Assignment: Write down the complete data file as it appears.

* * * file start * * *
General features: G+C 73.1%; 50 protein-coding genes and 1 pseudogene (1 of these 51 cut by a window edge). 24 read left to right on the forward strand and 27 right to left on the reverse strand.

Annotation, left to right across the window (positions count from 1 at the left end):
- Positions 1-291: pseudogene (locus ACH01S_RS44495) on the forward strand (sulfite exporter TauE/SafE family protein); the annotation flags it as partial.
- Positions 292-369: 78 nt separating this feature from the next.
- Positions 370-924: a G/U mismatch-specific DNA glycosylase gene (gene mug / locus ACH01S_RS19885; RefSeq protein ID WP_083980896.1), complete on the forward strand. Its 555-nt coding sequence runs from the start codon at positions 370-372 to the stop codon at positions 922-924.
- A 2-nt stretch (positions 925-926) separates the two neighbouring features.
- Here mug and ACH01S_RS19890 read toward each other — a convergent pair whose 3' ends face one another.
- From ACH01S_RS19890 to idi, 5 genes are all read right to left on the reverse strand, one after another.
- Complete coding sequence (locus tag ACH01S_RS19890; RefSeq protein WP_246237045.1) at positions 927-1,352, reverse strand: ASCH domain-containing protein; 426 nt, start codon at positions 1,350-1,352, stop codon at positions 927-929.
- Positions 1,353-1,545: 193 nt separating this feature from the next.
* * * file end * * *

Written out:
General features: G+C 73.1%; 50 protein-coding genes and 1 pseudogene (1 of these 51 cut by a window edge). 24 read left to right on the forward strand and 27 right to left on the reverse strand.

Annotation, left to right across the window (positions count from 1 at the left end):
- Positions 1-291: pseudogene (locus ACH01S_RS44495) on the forward strand (sulfite exporter TauE/SafE family protein); the annotation flags it as partial.
- Positions 292-369: 78 nt separating this feature from the next.
- Positions 370-924: a G/U mismatch-specific DNA glycosylase gene (gene mug / locus ACH01S_RS19885; RefSeq protein ID WP_083980896.1), complete on the forward strand. Its 555-nt coding sequence runs from the start codon at positions 370-372 to the stop codon at positions 922-924.
- A 2-nt stretch (positions 925-926) separates the two neighbouring features.
- Here mug and ACH01S_RS19890 read toward each other — a convergent pair whose 3' ends face one another.
- From ACH01S_RS19890 to idi, 5 genes are all read right to left on the reverse strand, one after another.
- Complete coding sequence (locus tag ACH01S_RS19890; RefSeq protein WP_246237045.1) at positions 927-1,352, reverse strand: ASCH domain-containing protein; 426 nt, start codon at positions 1,350-1,352, stop codon at positions 927-929.
- Positions 1,353-1,545: 193 nt separating this feature from the next.